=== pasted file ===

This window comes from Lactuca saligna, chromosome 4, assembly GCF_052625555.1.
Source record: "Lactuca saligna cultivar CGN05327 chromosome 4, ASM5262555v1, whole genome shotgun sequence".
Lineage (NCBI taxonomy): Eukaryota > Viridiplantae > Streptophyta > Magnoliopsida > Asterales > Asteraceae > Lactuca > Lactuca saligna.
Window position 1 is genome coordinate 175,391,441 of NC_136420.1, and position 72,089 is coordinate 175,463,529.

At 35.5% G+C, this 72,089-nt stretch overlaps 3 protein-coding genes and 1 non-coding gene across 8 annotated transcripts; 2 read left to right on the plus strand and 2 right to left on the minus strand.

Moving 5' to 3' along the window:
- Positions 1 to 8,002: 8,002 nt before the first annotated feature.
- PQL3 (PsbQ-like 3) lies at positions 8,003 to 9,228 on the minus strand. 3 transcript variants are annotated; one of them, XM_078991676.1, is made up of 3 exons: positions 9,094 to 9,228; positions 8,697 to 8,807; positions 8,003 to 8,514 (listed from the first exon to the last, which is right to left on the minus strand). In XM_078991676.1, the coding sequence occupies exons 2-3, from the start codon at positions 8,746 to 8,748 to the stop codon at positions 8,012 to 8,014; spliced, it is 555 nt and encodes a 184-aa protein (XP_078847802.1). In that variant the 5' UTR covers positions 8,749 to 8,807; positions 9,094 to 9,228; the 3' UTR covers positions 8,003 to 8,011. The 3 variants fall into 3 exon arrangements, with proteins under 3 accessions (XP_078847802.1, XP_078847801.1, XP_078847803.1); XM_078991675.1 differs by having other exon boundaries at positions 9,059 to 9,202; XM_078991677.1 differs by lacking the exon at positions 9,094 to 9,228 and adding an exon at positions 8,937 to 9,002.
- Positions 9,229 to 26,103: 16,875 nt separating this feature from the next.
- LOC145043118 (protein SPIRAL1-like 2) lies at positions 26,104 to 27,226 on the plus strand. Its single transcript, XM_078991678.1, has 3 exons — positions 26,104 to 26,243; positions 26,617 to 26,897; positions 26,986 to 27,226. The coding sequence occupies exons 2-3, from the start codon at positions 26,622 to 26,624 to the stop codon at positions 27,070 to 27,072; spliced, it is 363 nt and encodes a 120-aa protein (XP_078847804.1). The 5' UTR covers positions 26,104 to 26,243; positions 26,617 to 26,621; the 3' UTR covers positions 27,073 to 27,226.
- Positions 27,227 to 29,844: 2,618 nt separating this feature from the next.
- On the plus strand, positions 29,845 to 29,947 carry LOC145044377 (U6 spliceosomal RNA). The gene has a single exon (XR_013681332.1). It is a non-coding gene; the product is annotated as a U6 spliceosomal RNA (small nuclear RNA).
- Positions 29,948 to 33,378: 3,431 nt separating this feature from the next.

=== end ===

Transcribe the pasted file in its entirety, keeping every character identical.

This window comes from Lactuca saligna, chromosome 4, assembly GCF_052625555.1.
Source record: "Lactuca saligna cultivar CGN05327 chromosome 4, ASM5262555v1, whole genome shotgun sequence".
Lineage (NCBI taxonomy): Eukaryota > Viridiplantae > Streptophyta > Magnoliopsida > Asterales > Asteraceae > Lactuca > Lactuca saligna.
Window position 1 is genome coordinate 175,391,441 of NC_136420.1, and position 72,089 is coordinate 175,463,529.

At 35.5% G+C, this 72,089-nt stretch overlaps 3 protein-coding genes and 1 non-coding gene across 8 annotated transcripts; 2 read left to right on the plus strand and 2 right to left on the minus strand.

Moving 5' to 3' along the window:
- Positions 1 to 8,002: 8,002 nt before the first annotated feature.
- PQL3 (PsbQ-like 3) lies at positions 8,003 to 9,228 on the minus strand. 3 transcript variants are annotated; one of them, XM_078991676.1, is made up of 3 exons: positions 9,094 to 9,228; positions 8,697 to 8,807; positions 8,003 to 8,514 (listed from the first exon to the last, which is right to left on the minus strand). In XM_078991676.1, the coding sequence occupies exons 2-3, from the start codon at positions 8,746 to 8,748 to the stop codon at positions 8,012 to 8,014; spliced, it is 555 nt and encodes a 184-aa protein (XP_078847802.1). In that variant the 5' UTR covers positions 8,749 to 8,807; positions 9,094 to 9,228; the 3' UTR covers positions 8,003 to 8,011. The 3 variants fall into 3 exon arrangements, with proteins under 3 accessions (XP_078847802.1, XP_078847801.1, XP_078847803.1); XM_078991675.1 differs by having other exon boundaries at positions 9,059 to 9,202; XM_078991677.1 differs by lacking the exon at positions 9,094 to 9,228 and adding an exon at positions 8,937 to 9,002.
- Positions 9,229 to 26,103: 16,875 nt separating this feature from the next.
- LOC145043118 (protein SPIRAL1-like 2) lies at positions 26,104 to 27,226 on the plus strand. Its single transcript, XM_078991678.1, has 3 exons — positions 26,104 to 26,243; positions 26,617 to 26,897; positions 26,986 to 27,226. The coding sequence occupies exons 2-3, from the start codon at positions 26,622 to 26,624 to the stop codon at positions 27,070 to 27,072; spliced, it is 363 nt and encodes a 120-aa protein (XP_078847804.1). The 5' UTR covers positions 26,104 to 26,243; positions 26,617 to 26,621; the 3' UTR covers positions 27,073 to 27,226.
- Positions 27,227 to 29,844: 2,618 nt separating this feature from the next.
- On the plus strand, positions 29,845 to 29,947 carry LOC145044377 (U6 spliceosomal RNA). The gene has a single exon (XR_013681332.1). It is a non-coding gene; the product is annotated as a U6 spliceosomal RNA (small nuclear RNA).
- Positions 29,948 to 33,378: 3,431 nt separating this feature from the next.